by Francesco Dalessandro, Fifth Estate
By the official version of history, World War II started in Poland in 1939, but cases can also be made that it really began in Austria in 1938, Spain in 1936, Abyssinia in 1935—or Manchuria in 1931. All of these harbingers of the coming storm are well known to students of the era.
However, it is nearly forgotten that the Japanese invasion and occupation of Manchuria that year was partially aimed at crushing a self-governing anarchist “autonomous prefecture” that had been established in the region by exiles from Korea, which had already been occupied and annexed by the Japanese Empire. This critical episode demands more attention from historians.
Manchuria as anarchist refuge
Manchuria is nestled in the northeast corner of China, bordering Russia and (North) Korea, with a limited access to the Yellow Sea. It is as large as France and Germany together and, in the 1920s, was home to 30 million people. Its native people, the Manchus, had long lived peacefully with immigrants and exiles from Korea, Russia, Japan, and elsewhere in China and Asia. By the ’20s, in Manchuria’s Shinmin Prefecture (today Mudanjiang prefecture, Heilongjiang province) there lived 600,000 Koreans who had been forced to abandon the Korean Peninsula following the Japanese invasion and annexation of their country in 1910. Among these were numerous anarchists.
The second half of the 19th century had seen large popular uprisings in Korea that, for a while, had been able to abolish the feudal system of land ownership. Under Japanese rule, some 2 million Koreans, including many intellectuals and revolutionaries as well as poor peasants and laborers, were forced to leave their country, with many emigrating to Manchuria and Japan. At the same time, 1 million Japanese settled in Korea. The goal of Imperial Japan was to depopulate the country of its original farmers and peasants and to allow poor farmers and peasants from Japan to move in as colonizers.
Anarchist ideals emerged in Manchuria’s Korean community under the influence of a prominent exiled militant and thinker, Lee Hwae-Yeong. Between 1910 and 1925, the Korean exiles joined with local Han Chinese and Manchu workers and peasants to establish three “autonomous prefectures” within Manchura: Jeongen, Chanren and finally Shinmin, near the Russian border.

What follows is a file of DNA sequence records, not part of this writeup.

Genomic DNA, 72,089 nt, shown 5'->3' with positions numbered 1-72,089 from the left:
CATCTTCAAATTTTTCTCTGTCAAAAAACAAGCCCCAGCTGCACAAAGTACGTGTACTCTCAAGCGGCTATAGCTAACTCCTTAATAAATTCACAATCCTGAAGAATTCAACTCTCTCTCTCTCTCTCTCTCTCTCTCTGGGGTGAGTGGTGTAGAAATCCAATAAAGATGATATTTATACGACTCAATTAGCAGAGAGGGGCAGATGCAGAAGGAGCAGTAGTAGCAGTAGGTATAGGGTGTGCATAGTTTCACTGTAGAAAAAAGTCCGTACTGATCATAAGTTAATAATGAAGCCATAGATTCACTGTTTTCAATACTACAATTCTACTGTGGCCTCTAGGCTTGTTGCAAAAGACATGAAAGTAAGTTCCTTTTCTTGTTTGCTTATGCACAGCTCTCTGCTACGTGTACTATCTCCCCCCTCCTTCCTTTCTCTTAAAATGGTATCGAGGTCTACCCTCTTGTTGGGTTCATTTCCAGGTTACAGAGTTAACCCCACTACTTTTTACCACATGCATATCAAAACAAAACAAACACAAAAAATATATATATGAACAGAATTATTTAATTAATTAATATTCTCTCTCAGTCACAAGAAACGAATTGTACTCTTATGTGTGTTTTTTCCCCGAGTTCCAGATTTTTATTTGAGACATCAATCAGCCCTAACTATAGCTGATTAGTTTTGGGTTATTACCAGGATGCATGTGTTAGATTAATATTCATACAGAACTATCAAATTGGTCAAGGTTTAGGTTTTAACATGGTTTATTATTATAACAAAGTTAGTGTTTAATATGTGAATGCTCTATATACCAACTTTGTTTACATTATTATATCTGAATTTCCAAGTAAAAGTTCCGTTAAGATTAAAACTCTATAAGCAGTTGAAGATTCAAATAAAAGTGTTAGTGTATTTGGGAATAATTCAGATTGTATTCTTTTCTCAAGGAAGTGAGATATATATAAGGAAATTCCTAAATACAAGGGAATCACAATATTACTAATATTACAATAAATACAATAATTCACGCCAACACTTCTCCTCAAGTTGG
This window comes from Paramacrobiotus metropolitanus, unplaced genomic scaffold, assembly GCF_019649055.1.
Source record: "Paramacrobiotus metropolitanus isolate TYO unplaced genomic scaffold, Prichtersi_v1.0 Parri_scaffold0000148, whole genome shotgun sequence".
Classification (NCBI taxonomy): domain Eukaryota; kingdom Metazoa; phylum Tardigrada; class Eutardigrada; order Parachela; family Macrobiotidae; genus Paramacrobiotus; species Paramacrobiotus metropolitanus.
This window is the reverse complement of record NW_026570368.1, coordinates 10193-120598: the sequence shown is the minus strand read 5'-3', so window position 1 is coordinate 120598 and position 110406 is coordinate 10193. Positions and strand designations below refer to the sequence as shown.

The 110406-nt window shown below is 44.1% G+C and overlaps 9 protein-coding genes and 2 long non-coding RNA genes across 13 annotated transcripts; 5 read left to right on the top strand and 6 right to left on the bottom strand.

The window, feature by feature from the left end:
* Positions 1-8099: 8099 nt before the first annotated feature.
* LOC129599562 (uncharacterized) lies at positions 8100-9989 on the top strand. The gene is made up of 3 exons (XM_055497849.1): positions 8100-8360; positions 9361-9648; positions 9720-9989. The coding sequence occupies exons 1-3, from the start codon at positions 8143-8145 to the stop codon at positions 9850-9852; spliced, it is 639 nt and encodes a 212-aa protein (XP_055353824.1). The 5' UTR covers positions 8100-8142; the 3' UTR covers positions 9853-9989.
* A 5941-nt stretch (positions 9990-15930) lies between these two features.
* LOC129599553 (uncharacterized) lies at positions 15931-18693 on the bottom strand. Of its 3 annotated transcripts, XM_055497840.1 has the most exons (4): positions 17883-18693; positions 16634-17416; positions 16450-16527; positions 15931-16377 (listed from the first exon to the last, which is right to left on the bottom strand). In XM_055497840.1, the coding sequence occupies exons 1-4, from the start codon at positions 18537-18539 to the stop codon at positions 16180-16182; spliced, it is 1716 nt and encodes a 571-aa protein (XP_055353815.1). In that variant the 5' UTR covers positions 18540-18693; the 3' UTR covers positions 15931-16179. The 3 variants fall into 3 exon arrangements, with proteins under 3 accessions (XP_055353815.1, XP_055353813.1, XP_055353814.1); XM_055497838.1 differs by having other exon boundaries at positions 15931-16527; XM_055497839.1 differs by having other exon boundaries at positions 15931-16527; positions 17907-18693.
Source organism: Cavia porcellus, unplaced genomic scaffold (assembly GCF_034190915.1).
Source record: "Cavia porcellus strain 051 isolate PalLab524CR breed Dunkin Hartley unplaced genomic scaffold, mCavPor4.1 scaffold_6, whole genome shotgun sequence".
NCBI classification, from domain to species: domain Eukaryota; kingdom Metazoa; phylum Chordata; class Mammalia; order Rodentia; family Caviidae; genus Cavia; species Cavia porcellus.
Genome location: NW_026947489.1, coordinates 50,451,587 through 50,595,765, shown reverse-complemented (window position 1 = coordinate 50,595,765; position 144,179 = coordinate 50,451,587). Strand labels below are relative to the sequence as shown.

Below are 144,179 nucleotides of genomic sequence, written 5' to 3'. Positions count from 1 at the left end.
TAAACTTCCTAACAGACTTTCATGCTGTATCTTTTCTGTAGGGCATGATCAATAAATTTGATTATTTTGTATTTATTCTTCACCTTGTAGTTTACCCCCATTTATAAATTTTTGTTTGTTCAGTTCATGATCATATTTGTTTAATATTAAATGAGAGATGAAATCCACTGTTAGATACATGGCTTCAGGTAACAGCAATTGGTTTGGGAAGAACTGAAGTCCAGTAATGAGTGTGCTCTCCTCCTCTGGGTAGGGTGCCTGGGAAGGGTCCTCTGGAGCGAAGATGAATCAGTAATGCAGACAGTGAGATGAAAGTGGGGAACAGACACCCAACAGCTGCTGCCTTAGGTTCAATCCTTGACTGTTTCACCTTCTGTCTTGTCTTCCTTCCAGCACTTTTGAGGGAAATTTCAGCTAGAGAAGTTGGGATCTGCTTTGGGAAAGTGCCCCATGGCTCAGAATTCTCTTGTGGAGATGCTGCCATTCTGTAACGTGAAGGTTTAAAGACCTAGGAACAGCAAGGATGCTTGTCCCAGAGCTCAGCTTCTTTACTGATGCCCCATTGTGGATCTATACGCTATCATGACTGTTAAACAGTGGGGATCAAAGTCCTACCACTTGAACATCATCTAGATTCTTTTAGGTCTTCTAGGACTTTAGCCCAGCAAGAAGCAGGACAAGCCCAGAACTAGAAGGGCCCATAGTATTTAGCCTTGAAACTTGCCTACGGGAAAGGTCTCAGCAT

Shinmin Prefecture was inhabitated by 2 million people, nearly half of whom were Korean immigrants and exiles.
These prefectures were left alone to develop autonomously due to a combination of factors, including the weakness of the Chinese state and the ruggedness of the mountain territory. Their isolation even allowed for the formation of a self-defense force, the Korean Independence Army, or Army of the North. This was under the command of the anarchist-sympathizer general Kim Jao-jin (or Kim Jwa-Jin), who has been named the “Korean Makhno.”
In October 1920, at the battle of Ch’ing-Shan, 400 troops of the Army of the North defeated a brigade of the Japanese Imperial Army, which kept a force in Manchuria to protect Japanese economic interests. This was an incredible feat that contributed to keeping Manchuria free of Japanese control and would eventually allow the flourishing of the anarchist project.
Anarchism and the Korean national struggle
Several months earlier, on March 1, 1919, the Japanese army attacked a peaceful demonstration in Seoul of Koreans who were demanding independence. More than 2,000 demonstrators were killed and some 20,000 more arrested. This event inspired a widespread revolt in Korea known as the “3.1 Movement.”
In the same period, many Korean nationalists moved toward more defined anarchist positions. In 1923, the influent journalist Shin Chae-Ho joined with the anarchist Yu Cha-myoung to write the “Korean Revolutionary Manifesto for the Band of Heroes.” The Band of Heroes was a group of anarchists and nationalists that conducted a series of bombings in the early 1920s in an effort to drive out the Japanese.
The Manifesto was essentially an anarchist document that linked the national liberation struggle to the more general social struggle of the popular classes. It became a founding document for the Korean Anarchist Federation, established in 1924. The KAF organized groups of militants in the Korean cities, as well as in Manchuria and Japan.